The resurgence of film in wedding photography is it just a fad?

Is the resurgence of film in wedding photography a fad or a valid and valuable trend that offers several tangible benefits? While digital photography has undoubtedly dominated the industry for some time, arguably film has unique qualities that make it a compelling option for capturing the magic of weddings.

I will state the perceived key benefits and appeal of film and alternatively, reasons to use digital.

I’ll start by discussing my history and experience with using film for wedding photography. This will make it easier for you to comprehend my logic. I started off in my professional life with 120mm film. This film is of the medium format and is considerably bigger than 35mm film. I only used my Hasselblad equipment and 120mm film to photograph weddings. There were only 12 exposures per film, and at a wedding, 15 to 20 rolls would often be utilised. 

In addition to having the technical skills to execute the photograph, one needed to be very exact about what to capture. I could just not afford to miss my chances. 
I had to execute precisely exposed photos while maintaining concentration and timing. All of this while manually focusing and with a portable Minolta metre. 
On the rear of your camera, there were no image previews. While taking the shot, one needed to be able to mentally prepare the image and picture how it will turn out. 
As I received bags full of printed pictures from my weddings, I can still feel the thrill and tension that came with it. 
I’ve been able to push the envelope even further since switching to digital capture, which was the biggest change ever. 

I did some research on Youtube and Google and found the following 6 main benefits of film according to users.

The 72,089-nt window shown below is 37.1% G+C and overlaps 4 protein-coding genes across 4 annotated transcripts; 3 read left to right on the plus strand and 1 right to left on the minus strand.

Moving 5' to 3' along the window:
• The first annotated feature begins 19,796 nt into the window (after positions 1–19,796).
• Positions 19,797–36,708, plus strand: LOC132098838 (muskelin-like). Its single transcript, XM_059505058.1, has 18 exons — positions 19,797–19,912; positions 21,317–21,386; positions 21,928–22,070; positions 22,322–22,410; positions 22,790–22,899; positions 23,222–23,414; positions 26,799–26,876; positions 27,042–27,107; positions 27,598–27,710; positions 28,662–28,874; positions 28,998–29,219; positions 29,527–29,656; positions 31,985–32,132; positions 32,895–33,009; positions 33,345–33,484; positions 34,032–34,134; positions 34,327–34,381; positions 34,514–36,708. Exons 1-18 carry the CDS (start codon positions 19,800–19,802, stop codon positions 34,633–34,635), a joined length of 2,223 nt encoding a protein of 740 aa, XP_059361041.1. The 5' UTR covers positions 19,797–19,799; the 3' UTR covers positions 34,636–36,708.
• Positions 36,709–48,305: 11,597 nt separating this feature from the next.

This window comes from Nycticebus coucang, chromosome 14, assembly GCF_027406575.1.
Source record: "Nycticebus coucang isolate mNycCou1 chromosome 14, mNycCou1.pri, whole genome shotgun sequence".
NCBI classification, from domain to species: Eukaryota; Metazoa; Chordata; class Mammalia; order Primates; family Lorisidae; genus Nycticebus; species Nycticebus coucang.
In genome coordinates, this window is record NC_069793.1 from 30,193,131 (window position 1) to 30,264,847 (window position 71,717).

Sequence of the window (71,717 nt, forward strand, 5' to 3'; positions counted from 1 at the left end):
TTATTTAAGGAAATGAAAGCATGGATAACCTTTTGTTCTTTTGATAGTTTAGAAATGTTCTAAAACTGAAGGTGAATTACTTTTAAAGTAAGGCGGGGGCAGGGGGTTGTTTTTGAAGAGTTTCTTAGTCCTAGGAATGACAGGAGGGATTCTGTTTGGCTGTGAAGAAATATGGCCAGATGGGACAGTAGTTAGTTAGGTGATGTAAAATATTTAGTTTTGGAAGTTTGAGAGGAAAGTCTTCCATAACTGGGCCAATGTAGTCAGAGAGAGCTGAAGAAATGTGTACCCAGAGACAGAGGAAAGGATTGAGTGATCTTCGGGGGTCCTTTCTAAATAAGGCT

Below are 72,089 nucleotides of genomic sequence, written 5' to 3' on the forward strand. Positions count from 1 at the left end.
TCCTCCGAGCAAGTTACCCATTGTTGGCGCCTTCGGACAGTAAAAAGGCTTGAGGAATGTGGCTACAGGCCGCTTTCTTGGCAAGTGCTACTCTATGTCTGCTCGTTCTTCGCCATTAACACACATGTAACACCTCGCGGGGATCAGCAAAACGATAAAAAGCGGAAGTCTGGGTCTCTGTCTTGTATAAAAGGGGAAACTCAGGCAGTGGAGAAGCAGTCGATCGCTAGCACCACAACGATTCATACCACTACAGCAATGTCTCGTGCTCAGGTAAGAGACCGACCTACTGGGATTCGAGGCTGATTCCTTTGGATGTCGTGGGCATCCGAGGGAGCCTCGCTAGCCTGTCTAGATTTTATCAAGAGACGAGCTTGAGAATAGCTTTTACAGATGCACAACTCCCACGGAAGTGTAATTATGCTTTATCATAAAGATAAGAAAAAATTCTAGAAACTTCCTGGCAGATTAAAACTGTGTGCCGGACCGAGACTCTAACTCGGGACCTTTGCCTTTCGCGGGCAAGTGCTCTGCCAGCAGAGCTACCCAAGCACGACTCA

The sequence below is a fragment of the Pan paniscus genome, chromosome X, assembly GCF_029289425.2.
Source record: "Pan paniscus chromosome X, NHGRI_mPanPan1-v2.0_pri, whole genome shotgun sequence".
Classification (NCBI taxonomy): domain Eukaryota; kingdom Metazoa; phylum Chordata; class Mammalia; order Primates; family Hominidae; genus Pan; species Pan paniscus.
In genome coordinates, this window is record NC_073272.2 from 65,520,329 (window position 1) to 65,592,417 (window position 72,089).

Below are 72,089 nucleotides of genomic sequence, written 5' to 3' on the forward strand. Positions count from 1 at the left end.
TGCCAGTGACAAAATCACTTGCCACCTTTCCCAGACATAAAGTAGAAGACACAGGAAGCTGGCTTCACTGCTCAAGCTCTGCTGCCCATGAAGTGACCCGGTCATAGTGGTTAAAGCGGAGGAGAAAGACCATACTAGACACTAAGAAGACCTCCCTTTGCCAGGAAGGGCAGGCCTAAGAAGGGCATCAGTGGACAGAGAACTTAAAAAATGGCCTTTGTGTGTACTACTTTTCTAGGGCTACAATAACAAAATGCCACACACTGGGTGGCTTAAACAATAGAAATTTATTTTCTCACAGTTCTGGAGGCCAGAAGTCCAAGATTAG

(Continue reading below)

These images have been digitally captured
Perceived benefits of film

1. **Timeless Aesthetics**: Film has a timeless quality that imparts a classic and romantic feel to wedding photos. The softness, fine grain, and natural color rendition of film can create a nostalgic and ethereal atmosphere that many couples find enchanting. This aesthetic can be particularly suited to capturing the emotion and beauty of a wedding day. 

I believe this applies to photographs printed directly from a film negative. I do find photographs printed directly from negatives tend to be more flat in color. Although this will vary according to the film stock used. Film does produce “true” color. For a punchier more vibrant look using positive film would be a consideration. Positive film has lower latitude and should be used only by very skilled wedding photographers. 

2. **Artistic Expression**: Shooting with film encourages photographers to slow down and be more deliberate in their compositions. The limited number of exposures per roll forces photographers to carefully consider each shot, leading to a focus on quality over quantity. This artistic approach can result in more thoughtful and beautifully composed images. 

This point relates to the photographer’s experience rather than any direct benefit to the client. I have been there already. For many photographers who started with digital, I can understand the appeal for them.